ON our last day rain drove us back from our walk. With our packing more or less complete, it wasn’t time to cook our evening meal, which we would eat by one of the windows overlooking the mountains whose names I could never remember.
“I’d like a last look round the gift shop,” I said. “We probably won’t have time in the morning.”
Colin looked up from doing a crossword.
“I thought you’d already seen everything there.” “I have, but . . .” “What, love?” “There’s a painting, you see, and as we’ve been careful with our funds this week, I thought it would be something nice to take back with us. I don’t know how much it costs, though.” Colin stood up. “We won’t know if we don’t ask.”
I soon wished we hadn’t. Gladys was apologetic, and was able to drop the price a bit, but it was still too expensive. That was the f irst blow.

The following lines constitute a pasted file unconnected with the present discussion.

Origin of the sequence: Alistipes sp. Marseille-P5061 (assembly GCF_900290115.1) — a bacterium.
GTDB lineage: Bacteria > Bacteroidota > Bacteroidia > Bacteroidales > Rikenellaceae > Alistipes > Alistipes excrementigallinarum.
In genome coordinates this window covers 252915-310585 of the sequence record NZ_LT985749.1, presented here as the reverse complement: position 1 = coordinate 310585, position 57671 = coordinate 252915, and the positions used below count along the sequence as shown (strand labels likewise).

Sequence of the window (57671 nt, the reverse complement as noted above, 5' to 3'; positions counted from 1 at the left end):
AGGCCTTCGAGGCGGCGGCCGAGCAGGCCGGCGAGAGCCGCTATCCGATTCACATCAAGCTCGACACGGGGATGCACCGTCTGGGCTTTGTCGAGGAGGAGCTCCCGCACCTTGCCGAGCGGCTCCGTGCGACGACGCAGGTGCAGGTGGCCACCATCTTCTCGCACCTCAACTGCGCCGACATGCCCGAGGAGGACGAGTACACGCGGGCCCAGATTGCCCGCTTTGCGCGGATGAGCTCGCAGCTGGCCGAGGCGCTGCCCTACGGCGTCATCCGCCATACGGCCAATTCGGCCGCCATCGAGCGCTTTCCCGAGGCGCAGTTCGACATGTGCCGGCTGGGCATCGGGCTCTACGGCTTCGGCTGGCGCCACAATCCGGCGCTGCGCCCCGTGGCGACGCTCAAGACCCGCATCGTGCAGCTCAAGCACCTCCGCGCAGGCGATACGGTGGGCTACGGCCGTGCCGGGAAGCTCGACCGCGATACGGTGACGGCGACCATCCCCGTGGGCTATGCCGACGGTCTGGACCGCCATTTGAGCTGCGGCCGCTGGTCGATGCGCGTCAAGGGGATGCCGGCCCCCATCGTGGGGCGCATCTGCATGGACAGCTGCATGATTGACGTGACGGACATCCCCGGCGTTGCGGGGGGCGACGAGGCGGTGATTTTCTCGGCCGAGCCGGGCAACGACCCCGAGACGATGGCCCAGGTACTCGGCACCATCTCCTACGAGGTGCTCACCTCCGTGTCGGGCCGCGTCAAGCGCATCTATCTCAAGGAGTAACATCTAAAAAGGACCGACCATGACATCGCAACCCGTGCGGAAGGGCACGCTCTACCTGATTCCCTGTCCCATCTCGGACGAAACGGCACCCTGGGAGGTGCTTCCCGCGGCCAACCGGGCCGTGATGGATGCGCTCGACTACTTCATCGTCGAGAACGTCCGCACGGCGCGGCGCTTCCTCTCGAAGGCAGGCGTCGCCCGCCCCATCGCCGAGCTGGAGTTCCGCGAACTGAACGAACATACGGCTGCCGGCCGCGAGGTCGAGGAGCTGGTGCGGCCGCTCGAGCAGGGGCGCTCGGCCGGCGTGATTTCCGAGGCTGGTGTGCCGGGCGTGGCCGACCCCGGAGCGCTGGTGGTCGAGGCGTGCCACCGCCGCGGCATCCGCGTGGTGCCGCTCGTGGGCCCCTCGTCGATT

The second was when Rhys walked into the gallery.
The way Gladys’s face lit up as soon as he stepped through the door was enough to tell me how the land lay between them, even before he strode over to her and they embraced.
Colin kept up most of our side of the conversation. Rhys learned we were leaving the next day.
“Are you coming for a last drink, then?”
Colin looked at me. I shook my head.
“I need to get back to the caravan to prepare our meal, then it’ll be an early night. We’ve a long journey ahead of us.” I smiled at my husband. “Go if you want, love. As long as you’re back before dinner’s burned!”
Somehow our little car rattled its way over the miles the next day.
The week away must have worked some magic because our return journey was much more relaxed than our outward one.
It probably helped that we were both still comfortably full from the night before, when Colin had returned to the caravan laden with, among other things, an apple-pie; a farewell present from the Black Sheep.
“They’ve still got more than they know what to do with.”
The remains of the pie were in the boot, safely wrapped for later.